Friday, September 30, 2011

Movie – Pi (1998)

Pi was the first movie from director Darren Aronofsky.  He would go on to do Requiem for a Dream (2000), The Fountain (2006), The Wrestler (2008) and Black Swan (2011).  [You can read my review of Black Swan here.]  Aronofsky co-wrote Pi with the star of the movie Sean Gullette.  Pi is a very low budget first feature that nevertheless manages to strike a chord with many viewers.  It is also an early look at the kinds of things that Aronofsky would continue to put into his movies.  If you only know him from his later films, this movie would be interesting for you to see.

Thursday, September 29, 2011

Movie – The Third Man (1949)

The Third Man is one of the three must see Orson Welles movies.  The other two are Citizen Kane (1941) and Touch of Evil (1958).  Unlike those two, Welles did not direct himself in The Third Man.  The movie was directed instead by Carol Reed and it stars Joseph Cotten (Citizen Kane, Shadow of a Doubt, Gaslight.)  Also appearing are Alida Valli (Senso), Trevor Howard (Brief Encounter), and Bernard Lee (M from the first twelve James Bond movies.)

Wednesday, September 28, 2011

Movie – Sunrise: A Song of Two Humans (1927)

Some people consider Sunrise: A Song of Two Humans to be a co-Best Picture Academy Award winner.  The first year the Academy Awards were handed out the categories were different than in all subsequent years.  Among those were separate awards for “Best Picture, Production” and “Best Picture, Unique and Artistic Production”.  Wings (1927) won the Best Picture, Production award, and since all subsequent Best Picture Awards were given to the producers of the films, it is considered the equivalent of all the other Best Picture winners.  This leaves Sunrise: A Song of Two Humans on the outside looking in.  Since some people prefer it to Wings, the argument that it should also be considered a true Best Picture winner was born.  I say just watch and enjoy both films.

Tuesday, September 27, 2011

Movie – Not One Less (1999)

Director Zhang Yimou established himself in the early 1990s with such films as Ju Dou and Raise the Red Lantern.  In the 2000s he turned his considerable talents to a set of wuxia movies.  In between he did some quieter films.  Among them was the movie Not One Less.  The title of the movie is actually shown with the picture of a child between the words “One” and “Less”, making the title more like “Not One Child Less.”  That’s important because that is the theme of the movie.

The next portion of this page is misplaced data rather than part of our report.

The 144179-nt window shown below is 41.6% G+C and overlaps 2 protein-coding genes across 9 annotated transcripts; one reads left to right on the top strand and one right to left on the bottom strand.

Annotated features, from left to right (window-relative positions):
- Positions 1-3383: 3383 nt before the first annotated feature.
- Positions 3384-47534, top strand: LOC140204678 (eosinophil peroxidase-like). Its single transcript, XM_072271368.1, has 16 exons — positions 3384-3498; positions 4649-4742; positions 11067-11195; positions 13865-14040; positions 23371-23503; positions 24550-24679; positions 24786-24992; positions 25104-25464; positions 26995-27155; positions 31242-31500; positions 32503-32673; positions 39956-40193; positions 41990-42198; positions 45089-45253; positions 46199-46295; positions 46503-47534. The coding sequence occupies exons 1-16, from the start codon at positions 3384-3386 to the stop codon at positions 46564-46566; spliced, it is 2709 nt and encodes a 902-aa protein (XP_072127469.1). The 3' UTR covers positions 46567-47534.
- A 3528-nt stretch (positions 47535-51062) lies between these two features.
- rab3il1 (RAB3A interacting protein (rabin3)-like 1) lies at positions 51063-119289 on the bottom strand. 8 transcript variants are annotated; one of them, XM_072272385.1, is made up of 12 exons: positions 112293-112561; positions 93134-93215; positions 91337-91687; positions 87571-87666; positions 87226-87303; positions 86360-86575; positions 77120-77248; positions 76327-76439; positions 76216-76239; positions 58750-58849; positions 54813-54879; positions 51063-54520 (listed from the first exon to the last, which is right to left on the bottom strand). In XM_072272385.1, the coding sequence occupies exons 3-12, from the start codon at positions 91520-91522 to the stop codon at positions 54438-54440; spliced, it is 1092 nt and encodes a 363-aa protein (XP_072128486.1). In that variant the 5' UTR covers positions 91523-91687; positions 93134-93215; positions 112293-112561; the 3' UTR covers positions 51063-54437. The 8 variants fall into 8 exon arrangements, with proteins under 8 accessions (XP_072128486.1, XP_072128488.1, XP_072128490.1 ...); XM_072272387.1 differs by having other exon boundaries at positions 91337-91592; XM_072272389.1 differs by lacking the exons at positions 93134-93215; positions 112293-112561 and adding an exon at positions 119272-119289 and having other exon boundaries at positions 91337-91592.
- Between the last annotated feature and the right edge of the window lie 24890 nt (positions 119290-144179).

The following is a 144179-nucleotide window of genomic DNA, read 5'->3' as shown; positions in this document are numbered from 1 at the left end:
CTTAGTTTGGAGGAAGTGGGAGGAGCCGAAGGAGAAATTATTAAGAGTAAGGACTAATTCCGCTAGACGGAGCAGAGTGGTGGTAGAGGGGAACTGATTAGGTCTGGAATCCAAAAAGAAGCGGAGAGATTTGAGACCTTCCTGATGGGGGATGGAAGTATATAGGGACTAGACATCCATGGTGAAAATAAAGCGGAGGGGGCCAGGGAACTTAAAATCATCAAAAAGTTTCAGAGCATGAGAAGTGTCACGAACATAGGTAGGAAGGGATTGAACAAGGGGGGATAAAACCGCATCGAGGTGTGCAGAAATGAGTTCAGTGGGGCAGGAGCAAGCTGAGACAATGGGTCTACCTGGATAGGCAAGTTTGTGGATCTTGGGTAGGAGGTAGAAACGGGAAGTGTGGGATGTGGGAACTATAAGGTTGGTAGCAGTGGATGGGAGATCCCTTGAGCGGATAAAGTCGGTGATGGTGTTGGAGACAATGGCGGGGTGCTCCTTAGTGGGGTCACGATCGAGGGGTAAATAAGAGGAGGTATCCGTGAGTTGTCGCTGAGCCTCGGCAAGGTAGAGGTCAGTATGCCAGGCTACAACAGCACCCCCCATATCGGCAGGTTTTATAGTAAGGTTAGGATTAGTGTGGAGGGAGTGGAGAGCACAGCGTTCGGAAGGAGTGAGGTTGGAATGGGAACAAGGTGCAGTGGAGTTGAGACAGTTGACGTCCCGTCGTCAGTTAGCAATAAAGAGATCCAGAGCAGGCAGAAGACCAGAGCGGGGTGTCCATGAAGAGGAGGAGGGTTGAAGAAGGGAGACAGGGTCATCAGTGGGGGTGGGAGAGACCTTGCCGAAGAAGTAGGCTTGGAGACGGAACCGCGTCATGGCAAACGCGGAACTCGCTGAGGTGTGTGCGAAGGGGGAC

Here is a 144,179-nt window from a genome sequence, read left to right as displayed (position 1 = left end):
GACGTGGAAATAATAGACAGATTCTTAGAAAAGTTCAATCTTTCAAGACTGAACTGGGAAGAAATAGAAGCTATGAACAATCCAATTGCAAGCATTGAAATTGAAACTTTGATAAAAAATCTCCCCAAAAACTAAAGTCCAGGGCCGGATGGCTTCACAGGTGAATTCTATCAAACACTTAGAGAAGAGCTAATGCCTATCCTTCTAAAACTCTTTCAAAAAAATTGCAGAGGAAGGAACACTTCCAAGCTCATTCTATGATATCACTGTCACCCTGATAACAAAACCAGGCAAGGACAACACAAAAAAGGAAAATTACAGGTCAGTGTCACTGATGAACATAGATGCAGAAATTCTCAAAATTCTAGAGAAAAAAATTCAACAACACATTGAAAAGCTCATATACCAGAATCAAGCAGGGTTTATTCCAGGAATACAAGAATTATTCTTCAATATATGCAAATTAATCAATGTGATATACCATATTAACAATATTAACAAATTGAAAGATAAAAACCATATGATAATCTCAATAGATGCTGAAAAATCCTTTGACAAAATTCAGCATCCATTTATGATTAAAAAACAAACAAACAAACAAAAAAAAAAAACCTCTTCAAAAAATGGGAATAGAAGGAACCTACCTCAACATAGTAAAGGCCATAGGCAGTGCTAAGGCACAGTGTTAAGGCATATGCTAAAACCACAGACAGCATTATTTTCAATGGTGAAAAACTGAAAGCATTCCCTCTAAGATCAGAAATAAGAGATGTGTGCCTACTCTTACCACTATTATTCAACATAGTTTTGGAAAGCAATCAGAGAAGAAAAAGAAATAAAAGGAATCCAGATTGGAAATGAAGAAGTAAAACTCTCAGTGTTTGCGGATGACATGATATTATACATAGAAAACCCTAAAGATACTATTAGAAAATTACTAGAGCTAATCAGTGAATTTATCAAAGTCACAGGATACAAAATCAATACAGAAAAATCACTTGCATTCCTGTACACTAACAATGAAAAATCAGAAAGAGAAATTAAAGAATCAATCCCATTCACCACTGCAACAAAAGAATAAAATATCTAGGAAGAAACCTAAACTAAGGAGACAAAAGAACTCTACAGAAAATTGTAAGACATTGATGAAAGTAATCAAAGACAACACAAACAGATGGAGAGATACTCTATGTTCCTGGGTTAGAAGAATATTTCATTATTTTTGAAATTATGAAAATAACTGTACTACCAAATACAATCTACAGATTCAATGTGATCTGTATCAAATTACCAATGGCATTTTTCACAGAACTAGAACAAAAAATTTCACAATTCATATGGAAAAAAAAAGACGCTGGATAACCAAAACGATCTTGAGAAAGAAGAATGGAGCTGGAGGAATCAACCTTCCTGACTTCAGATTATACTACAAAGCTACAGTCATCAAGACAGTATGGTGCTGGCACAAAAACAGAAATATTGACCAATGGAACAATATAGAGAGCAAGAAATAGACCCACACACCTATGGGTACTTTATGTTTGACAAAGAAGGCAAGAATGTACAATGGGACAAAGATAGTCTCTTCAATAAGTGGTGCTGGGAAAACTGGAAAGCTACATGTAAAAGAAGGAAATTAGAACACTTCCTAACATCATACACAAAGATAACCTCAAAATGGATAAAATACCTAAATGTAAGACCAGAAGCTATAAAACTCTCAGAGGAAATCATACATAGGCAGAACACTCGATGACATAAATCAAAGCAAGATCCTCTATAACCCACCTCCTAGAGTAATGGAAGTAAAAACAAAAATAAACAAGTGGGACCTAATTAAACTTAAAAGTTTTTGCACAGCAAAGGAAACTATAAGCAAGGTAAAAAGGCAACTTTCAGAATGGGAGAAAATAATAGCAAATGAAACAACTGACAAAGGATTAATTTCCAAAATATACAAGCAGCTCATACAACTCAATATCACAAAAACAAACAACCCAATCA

Monday, September 26, 2011

Movie – Zero Effect (1998)

Zero Effect is a smaller movie by first time writer/director Jake Kasdan.  It is primarily a mystery movie, with some comedic moments, and a little bit of noir mixed in.  For Sherlock Holmes readers, it is a modern day retelling of the story A Scandal in Bohemia.  This is the one that featured Irene Adler in it.  Even though none of the characters in Zero Effect are named after Sir Arthur Conan Doyle’s characters, and even though it is set in modern times, it is a far better representation of Sherlock Holmes than the 2009 Robert Downey, Jr. movie.

Sunday, September 11, 2011

Movies by the Numbers

Look who’s got a bad case of Dark Prince envy…..And where’d you get that accent, Sesame Street?  [mocking accent]  Vun, two, three ––– three victims!  Mwah, ha, ha, ha!” – Xander Harris to Dracula, Buffy the Vampire Slayer TV Show

Did you ever notice how many movies have some kind of number in the title?  You can pretty much find a movie with every number from 1 all the way up to 50 in the name.  I’ve decided to do a large series of posts reviewing movies from 1 to 50, plus any other numbers that I find worthy.

To do this I could use your help.  I’m pretty much set for numbers 1 to 13 on movies I’ve both seen and would recommend, but I have no idea what to write about for 14.  Other numbers up to 50 I could use some suggestions for are 18, 20, 22-27, 29, 31-33, 38, 41, and 43-47.  In addition, I’ve seen Less Than Zero, but didn’t feel it was a three star movie.  I have not seen either Zerophilia or The Zero Effect.  Would anyone recommend either of those?

A few guidelines:

  1. No numbers from sequels (and yes, there are sequel numbers that go that high for anime and Inspector Morse movies.)
  2. Variations on numbers are okay (i.e. Fourteenth, Forty-Seventh, etc.)
  3. Numbers that are part of a larger number would not count (i.e. 1492 would not count for 14.) 
  4. Numbers included with letters would count (i.e. District B13 would count for 13.)
  5. Please suggest movies you think are actually worth watching.  I’ve already found movies with numbers from 1 to 50; the problem is I either haven’t seen them (i.e. Code 46), or wouldn’t really recommend them (i.e. Love and a .45).
  6. Even though I didn’t ask for recommendations for many of the numbers, if you have a movie that you think would be great for any of them, please let me know about it.  It may be one I have never seen and I always appreciate good recommendations.